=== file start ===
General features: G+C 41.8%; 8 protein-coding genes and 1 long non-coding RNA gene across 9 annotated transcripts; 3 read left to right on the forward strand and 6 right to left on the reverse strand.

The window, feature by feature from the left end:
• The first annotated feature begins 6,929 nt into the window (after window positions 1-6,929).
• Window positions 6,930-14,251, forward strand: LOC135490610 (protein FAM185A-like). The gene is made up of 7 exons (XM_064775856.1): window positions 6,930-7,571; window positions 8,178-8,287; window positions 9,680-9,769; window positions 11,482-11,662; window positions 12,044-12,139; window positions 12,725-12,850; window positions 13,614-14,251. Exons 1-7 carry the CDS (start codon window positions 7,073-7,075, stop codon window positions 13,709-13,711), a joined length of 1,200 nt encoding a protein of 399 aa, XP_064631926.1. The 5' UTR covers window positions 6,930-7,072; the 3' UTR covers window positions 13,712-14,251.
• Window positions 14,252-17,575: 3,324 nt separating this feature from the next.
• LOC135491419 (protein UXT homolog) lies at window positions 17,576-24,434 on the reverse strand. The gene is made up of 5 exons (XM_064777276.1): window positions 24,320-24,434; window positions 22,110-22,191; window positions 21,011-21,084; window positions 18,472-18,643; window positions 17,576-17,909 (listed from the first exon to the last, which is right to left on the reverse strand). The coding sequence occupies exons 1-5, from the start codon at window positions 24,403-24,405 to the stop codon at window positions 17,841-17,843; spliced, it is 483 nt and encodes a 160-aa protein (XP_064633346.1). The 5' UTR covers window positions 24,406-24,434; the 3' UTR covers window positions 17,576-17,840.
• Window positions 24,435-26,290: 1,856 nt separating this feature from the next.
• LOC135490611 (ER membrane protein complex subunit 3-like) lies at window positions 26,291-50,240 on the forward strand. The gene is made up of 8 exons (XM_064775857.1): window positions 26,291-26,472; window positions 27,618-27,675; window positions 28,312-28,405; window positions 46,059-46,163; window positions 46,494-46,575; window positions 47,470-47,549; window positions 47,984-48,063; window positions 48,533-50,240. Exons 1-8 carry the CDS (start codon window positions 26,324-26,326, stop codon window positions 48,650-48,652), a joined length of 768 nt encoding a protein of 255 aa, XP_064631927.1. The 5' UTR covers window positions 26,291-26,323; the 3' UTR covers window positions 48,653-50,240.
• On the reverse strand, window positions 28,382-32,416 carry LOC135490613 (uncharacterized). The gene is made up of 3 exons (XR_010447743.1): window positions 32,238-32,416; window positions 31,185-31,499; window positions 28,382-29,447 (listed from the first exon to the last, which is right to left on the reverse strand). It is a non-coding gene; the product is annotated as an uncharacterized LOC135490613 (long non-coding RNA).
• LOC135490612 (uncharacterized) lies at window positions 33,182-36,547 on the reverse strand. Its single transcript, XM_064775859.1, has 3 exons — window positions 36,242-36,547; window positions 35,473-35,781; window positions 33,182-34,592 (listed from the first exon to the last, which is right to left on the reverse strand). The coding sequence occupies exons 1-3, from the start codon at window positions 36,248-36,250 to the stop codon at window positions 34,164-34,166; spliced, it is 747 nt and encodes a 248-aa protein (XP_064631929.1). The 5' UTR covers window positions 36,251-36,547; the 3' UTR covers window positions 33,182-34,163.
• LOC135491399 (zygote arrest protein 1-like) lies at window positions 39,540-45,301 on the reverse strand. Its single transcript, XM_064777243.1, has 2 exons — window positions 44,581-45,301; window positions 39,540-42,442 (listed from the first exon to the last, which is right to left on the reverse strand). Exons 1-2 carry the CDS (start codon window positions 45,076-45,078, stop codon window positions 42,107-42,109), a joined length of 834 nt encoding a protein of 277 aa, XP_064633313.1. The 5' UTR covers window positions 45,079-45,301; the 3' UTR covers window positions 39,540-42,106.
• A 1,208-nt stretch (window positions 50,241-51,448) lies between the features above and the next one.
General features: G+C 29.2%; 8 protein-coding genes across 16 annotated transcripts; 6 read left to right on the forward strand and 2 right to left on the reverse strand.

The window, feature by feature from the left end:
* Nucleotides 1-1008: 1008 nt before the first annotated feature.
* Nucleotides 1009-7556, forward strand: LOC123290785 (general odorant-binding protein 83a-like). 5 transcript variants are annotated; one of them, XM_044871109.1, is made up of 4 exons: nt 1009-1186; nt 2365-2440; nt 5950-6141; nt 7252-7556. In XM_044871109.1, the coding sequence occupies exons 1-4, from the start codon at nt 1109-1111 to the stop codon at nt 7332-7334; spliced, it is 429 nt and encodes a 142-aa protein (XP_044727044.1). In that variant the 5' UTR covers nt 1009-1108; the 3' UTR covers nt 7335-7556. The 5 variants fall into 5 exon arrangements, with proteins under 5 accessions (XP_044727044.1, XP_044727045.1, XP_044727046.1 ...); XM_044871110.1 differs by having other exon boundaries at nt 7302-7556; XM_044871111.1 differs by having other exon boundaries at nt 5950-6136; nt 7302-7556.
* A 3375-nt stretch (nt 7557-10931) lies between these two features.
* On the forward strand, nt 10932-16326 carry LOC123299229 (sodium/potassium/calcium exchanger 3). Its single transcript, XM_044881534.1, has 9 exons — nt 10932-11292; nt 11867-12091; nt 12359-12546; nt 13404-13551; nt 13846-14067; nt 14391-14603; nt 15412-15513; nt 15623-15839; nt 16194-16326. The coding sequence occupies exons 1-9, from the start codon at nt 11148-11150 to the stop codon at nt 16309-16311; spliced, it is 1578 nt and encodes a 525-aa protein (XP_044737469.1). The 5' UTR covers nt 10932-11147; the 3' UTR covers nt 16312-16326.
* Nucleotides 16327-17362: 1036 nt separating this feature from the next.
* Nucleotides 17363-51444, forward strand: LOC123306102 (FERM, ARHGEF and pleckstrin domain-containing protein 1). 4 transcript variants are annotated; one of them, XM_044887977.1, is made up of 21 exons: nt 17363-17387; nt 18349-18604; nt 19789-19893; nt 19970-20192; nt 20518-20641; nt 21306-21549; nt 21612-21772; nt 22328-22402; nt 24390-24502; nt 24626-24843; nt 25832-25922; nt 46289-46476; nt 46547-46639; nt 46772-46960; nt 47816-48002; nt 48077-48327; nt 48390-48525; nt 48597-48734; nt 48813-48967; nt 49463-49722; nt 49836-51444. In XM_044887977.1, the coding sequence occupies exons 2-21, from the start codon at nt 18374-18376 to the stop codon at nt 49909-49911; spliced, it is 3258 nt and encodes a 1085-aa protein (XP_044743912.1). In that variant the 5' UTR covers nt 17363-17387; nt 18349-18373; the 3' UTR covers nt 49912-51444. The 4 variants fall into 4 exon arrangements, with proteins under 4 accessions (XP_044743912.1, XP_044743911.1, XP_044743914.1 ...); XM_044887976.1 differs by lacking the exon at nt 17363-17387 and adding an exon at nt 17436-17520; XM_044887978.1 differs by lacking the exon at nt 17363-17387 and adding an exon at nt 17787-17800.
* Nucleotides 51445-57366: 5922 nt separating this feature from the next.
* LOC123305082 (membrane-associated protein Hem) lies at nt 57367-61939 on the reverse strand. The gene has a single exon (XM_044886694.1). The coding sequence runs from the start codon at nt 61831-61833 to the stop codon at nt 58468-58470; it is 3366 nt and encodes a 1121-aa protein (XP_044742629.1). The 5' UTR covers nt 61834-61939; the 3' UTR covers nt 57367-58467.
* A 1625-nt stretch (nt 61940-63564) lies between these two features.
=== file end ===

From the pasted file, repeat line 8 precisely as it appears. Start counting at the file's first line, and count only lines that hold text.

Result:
• LOC135490611 (ER membrane protein complex subunit 3-like) lies at window positions 26,291-50,240 on the forward strand. The gene is made up of 8 exons (XM_064775857.1): window positions 26,291-26,472; window positions 27,618-27,675; window positions 28,312-28,405; window positions 46,059-46,163; window positions 46,494-46,575; window positions 47,470-47,549; window positions 47,984-48,063; window positions 48,533-50,240. Exons 1-8 carry the CDS (start codon window positions 26,324-26,326, stop codon window positions 48,650-48,652), a joined length of 768 nt encoding a protein of 255 aa, XP_064631927.1. The 5' UTR covers window positions 26,291-26,323; the 3' UTR covers window positions 48,653-50,240.